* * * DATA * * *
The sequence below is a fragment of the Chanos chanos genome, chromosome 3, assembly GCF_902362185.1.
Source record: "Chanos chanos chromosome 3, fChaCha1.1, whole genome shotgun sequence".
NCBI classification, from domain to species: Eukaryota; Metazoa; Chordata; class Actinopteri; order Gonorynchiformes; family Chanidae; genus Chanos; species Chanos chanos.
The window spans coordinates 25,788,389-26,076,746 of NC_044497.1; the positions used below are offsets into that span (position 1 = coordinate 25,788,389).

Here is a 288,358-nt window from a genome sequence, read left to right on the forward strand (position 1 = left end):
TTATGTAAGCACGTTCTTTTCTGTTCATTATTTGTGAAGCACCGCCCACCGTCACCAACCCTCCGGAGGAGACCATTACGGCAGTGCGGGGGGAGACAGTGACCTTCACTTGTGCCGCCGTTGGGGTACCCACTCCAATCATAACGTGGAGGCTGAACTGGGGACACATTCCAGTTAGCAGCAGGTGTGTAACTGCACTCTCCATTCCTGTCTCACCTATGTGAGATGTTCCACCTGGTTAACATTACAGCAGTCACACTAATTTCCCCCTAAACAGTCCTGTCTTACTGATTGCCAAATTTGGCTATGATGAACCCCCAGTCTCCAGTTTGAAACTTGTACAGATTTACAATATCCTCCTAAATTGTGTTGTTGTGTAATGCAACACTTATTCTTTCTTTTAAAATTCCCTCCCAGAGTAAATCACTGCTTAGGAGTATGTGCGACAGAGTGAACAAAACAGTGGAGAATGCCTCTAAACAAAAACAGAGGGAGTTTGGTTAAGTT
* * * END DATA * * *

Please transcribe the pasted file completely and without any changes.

The sequence below is a fragment of the Chanos chanos genome, chromosome 3, assembly GCF_902362185.1.
Source record: "Chanos chanos chromosome 3, fChaCha1.1, whole genome shotgun sequence".
NCBI classification, from domain to species: Eukaryota; Metazoa; Chordata; class Actinopteri; order Gonorynchiformes; family Chanidae; genus Chanos; species Chanos chanos.
The window spans coordinates 25,788,389-26,076,746 of NC_044497.1; the positions used below are offsets into that span (position 1 = coordinate 25,788,389).

Here is a 288,358-nt window from a genome sequence, read left to right on the forward strand (position 1 = left end):
TTATGTAAGCACGTTCTTTTCTGTTCATTATTTGTGAAGCACCGCCCACCGTCACCAACCCTCCGGAGGAGACCATTACGGCAGTGCGGGGGGAGACAGTGACCTTCACTTGTGCCGCCGTTGGGGTACCCACTCCAATCATAACGTGGAGGCTGAACTGGGGACACATTCCAGTTAGCAGCAGGTGTGTAACTGCACTCTCCATTCCTGTCTCACCTATGTGAGATGTTCCACCTGGTTAACATTACAGCAGTCACACTAATTTCCCCCTAAACAGTCCTGTCTTACTGATTGCCAAATTTGGCTATGATGAACCCCCAGTCTCCAGTTTGAAACTTGTACAGATTTACAATATCCTCCTAAATTGTGTTGTTGTGTAATGCAACACTTATTCTTTCTTTTAAAATTCCCTCCCAGAGTAAATCACTGCTTAGGAGTATGTGCGACAGAGTGAACAAAACAGTGGAGAATGCCTCTAAACAAAAACAGAGGGAGTTTGGTTAAGTT